HAPPY THANKSGIVING 2020 from MONSTERZERO NJ!

HAPPY THANKSGIVING 2020 from MONSTERZERO NJ!

MonsterZero NJ’s Movie Madhouse wishes everyone a Happy Thanksgiving! OK, so there aren’t a lot of horror films set on Turkey Day, but here’s a few, even if they aren’t all classics. Grindhouse for the obvious reason of enjoying Eli Roth’s legendary faux trailer and Galaxy of Terror is a personal addition, because I saw it on Thanksgiving night, 11/26/1981 at my beloved Oritani Theater in Hackensack, N.J. Have a happy and be safe! Gobble, gobble!

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-MonsterZero NJ

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HAPPY THANKSGIVING 2018 from MONSTERZERO NJ!

HAPPY THANKSGIVING 2018 from MONSTERZERO NJ!

MonsterZero NJ’s Movie Madhouse wishes everyone a Happy Thanksgiving! OK, so there aren’t a lot of horror films set on Turkey Day, but here’s a few, even if they aren’t all classics. Grindhouse for the obvious reason of enjoying Eli Roth’s legendary faux trailer and Galaxy of Terror is a personal addition because I saw it on Thanksgiving night, 11/26/1981 at my beloved Oritani Theater in Hackensack, N.J. Gobble, gobble!

 

 

-MonsterZero NJ

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HAPPY THANKSGIVING from MONSTERZERO NJ!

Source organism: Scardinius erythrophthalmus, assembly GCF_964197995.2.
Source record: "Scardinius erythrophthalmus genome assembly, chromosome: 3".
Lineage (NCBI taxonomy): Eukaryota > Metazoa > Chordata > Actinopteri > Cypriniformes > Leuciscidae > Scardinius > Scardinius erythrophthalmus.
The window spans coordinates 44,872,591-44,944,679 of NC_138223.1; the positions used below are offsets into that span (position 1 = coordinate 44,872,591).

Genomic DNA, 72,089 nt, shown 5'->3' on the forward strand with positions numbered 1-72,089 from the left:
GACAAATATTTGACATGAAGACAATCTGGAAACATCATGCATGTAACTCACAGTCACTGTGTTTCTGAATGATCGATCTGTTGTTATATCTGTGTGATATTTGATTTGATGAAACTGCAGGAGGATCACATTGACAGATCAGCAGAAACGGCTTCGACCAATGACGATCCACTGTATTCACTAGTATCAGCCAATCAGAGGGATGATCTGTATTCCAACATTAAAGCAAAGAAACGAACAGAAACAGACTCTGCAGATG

HAPPY THANKSGIVING from MONSTERZERO NJ!

MonsterZero NJ’s Movie Madhouse wishes everyone a Happy Thanksgiving! OK, so there aren’t a lot of horror films set on Turkey Day, but here’s a few, even if they aren’t all classics. Grindhouse for the obvious reason of enjoying Eli Roth’s legendary faux trailer and Galaxy of Terror is a personal addition because I saw it on Thanksgiving night, 11/26/1981 at my beloved Oritani Theater in Hackensack, N.J. Gobble, gobble!

 

-MonsterZero NJ

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MONSTERZERO NJ’S 12 FAVORITE CLASSICS AND CULT CLASSICS I SAW AT THE LEGENDARY ORITANI THEATER!

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The Oritani Theater

Photo from the Mitchell Dvoskin collection

If you’ve been visiting this site for a while you’ve probably heard me mention more than once, The Oritani Theater in Hackensack, N.J. The Oritani was a grind house, that presented badly dubbed martial arts movies, horror flicks, and raunchy low budget comedies during the late seventies and early 80s. I lived only a town away, so this was a go-to theater on a Friday and Saturday night for my friends and I, who shared a love of B-Movie horror and sci-fi. I decided to compose a list of 12 favorite flicks that I saw there, which are now regarded as classics, cult classics, or fan favorites. Some of these were seen when first released and a few of the older titles were at revivals or midnight shows there!

Click on the titles here to go to the review page for the corresponding movie!

  1. Escape From New York
  2. Galaxy of Terror
  3. Humanoids from the Deep
  4. The Texas Chainsaw Massacre
  5. Night of the Living Dead
  6. Scanners
  7. Mad Max
  8. The Boogens